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Quote:
Originally Posted by speede5
Other then changing oil and parking a spare car, what are the benefits of a 4 post for a home mechanic?
I have wondered the same and look forward to hearing the responses. 4 post lifts seem like they prevent you from doing majority of the work you would want a lift for.
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Old 03-10-2010, 10:45 AM
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had a few used 2 post lifts def able to do more work on them. now i have a 4 post easier to park and store one car over other thats the only benefit .also a 4 post does not have to anchored to the floor and is easier to move
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Old 03-13-2010, 07:04 AM
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Some 4 post lifts must be anchored to the floor and are not movable. I could easily remove the motor/tranny from a FWD using my 4 post lift. The runways are long enough so that the front cross member will be under or ahead of the front bumper. The runways can be easily moved closer or further apart to enhance accessibility underneath. At times, the lift arms of a two post lift can make accessibility a pain in the butt. Basically, there is no such thing as a perfect lift so make your decision and don't look back. You will be glad you did!!
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Old 03-14-2010, 12:12 AM
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Go to the Greg Smith Equipment website: Greg Smith Equipment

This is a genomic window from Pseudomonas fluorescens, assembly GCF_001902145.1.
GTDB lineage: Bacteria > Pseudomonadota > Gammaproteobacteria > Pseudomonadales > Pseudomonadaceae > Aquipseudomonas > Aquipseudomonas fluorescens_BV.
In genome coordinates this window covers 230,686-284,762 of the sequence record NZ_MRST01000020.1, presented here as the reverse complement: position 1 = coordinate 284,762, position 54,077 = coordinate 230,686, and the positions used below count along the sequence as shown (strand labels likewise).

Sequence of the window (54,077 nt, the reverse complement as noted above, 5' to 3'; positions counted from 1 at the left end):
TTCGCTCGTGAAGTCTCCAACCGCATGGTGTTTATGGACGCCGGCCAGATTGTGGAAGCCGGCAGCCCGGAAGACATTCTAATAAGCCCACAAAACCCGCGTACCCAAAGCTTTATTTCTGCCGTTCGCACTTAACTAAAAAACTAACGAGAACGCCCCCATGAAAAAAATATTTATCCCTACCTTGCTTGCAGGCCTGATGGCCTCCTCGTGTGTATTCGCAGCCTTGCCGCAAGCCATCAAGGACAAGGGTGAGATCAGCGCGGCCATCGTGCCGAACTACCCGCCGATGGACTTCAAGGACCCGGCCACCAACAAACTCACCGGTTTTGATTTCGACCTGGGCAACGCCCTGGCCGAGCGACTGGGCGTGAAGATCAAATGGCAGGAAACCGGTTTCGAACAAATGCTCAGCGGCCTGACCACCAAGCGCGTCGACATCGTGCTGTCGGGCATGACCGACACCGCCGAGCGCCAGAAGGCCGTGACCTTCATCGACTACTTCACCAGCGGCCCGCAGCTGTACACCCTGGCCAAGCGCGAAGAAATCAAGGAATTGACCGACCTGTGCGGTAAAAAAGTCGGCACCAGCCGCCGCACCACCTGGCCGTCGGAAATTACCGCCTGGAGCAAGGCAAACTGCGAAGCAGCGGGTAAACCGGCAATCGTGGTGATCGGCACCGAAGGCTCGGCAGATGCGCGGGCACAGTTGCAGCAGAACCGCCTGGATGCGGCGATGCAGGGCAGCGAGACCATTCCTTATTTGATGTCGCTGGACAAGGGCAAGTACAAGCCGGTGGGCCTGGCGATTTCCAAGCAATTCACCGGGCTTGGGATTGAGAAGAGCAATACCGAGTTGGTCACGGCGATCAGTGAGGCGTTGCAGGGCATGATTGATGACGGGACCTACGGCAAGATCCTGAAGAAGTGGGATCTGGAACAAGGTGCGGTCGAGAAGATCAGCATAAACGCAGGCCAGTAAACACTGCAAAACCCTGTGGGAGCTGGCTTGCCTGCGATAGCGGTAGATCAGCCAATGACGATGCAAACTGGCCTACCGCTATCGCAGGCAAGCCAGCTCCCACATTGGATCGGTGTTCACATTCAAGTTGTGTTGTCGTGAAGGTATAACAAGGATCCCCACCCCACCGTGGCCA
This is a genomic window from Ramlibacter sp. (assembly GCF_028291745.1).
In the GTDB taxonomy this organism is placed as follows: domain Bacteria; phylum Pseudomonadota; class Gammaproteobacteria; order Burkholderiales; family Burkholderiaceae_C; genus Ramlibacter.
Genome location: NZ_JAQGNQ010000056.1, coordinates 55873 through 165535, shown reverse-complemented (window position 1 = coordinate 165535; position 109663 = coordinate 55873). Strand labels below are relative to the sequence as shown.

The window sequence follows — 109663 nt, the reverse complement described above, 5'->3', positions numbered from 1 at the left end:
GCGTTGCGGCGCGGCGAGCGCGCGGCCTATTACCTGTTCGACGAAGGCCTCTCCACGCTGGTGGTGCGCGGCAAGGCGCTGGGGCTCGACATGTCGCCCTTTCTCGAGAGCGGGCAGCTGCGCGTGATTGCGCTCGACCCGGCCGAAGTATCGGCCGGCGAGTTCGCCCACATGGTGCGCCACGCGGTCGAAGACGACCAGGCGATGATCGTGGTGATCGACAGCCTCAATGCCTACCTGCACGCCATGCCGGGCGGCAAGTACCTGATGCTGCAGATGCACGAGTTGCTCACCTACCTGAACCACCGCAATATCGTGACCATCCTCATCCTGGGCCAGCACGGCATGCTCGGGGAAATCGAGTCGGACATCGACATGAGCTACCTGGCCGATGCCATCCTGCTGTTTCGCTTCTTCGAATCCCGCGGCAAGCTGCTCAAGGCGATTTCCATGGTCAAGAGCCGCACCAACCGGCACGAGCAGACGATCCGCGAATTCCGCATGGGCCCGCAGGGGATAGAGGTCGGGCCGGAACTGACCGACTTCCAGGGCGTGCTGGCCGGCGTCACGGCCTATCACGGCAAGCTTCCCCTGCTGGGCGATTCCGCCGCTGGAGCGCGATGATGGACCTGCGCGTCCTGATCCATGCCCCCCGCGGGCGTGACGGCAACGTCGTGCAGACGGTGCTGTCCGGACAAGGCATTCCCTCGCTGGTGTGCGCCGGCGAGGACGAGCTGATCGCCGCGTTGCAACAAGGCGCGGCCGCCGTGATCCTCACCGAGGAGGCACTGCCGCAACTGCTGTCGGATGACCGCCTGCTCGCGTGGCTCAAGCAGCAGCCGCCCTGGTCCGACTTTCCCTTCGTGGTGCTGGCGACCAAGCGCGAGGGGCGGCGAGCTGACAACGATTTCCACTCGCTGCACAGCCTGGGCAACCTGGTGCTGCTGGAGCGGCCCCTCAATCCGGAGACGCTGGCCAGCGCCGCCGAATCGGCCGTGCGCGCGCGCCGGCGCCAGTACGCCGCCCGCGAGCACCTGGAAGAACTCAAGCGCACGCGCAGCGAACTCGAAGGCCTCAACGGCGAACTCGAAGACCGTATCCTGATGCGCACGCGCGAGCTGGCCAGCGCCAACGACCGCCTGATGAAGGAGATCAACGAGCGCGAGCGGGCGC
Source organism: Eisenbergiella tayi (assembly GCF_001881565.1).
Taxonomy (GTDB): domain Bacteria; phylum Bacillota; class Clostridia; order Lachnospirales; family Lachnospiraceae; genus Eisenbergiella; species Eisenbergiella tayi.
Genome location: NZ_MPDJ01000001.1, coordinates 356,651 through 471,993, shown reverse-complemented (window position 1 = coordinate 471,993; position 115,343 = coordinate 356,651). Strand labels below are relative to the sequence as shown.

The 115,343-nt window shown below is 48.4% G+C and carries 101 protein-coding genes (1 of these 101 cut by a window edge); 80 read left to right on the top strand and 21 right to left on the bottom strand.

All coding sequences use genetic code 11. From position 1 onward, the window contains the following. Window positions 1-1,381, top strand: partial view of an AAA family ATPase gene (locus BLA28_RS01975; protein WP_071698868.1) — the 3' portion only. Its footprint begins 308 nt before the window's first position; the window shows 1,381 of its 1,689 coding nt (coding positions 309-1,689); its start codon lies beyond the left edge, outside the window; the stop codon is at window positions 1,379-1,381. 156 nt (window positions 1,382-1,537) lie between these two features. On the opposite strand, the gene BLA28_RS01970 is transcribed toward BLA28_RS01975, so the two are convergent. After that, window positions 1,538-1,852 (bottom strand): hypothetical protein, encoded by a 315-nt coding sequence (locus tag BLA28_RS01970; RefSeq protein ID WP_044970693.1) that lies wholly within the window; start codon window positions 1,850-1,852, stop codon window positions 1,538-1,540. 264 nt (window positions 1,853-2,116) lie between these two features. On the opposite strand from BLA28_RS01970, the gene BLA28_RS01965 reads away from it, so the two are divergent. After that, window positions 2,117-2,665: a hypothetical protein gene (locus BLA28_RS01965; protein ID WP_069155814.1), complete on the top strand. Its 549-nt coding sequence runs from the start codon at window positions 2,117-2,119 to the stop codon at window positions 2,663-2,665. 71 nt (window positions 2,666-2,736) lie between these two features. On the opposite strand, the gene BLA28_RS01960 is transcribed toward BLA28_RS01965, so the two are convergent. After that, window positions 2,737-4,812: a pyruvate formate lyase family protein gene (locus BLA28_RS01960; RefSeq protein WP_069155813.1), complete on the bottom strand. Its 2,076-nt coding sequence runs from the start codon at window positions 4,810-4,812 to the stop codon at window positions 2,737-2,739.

A lot of the racers in my area recommend them. There is a LOT of info about both 2 post and 4 post lifts on this site.
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Old 03-15-2010, 12:48 PM
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Quote:
Originally Posted by BigEd36
Go to the Greg Smith Equipment website: Greg Smith Equipment

A lot of the racers in my area recommend them. There is a LOT of info about both 2 post and 4 post lifts on this site.
That is a great site, thanks for the link
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Old 03-15-2010, 07:38 PM
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I like their "Before you buy a lift checklist", especially the last checkpoint:

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Old 03-18-2010, 01:13 AM
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I've got a 12,000 lb 2 post Rotary. Bought it used, about 2 yrs old, when a local car dealership went bankrupt. Rotary has the reputation of being the best lift on the market. Rotary uses a cylinder on each post with a cable mechanism that's strictly for maintaining level lift. I'd look for a lift with this design over one with a single cylinder and load bearing cables to the 2nd post. The sheaves on the cable type lifts are necessarily fairly small diameter, and wire rope doesn't like traveling over small sheaves. So, you can count on replacing the cable at some future point. From what I've seen, there's not much price difference between a 2 cylinder lift and a single cylinder / cable type.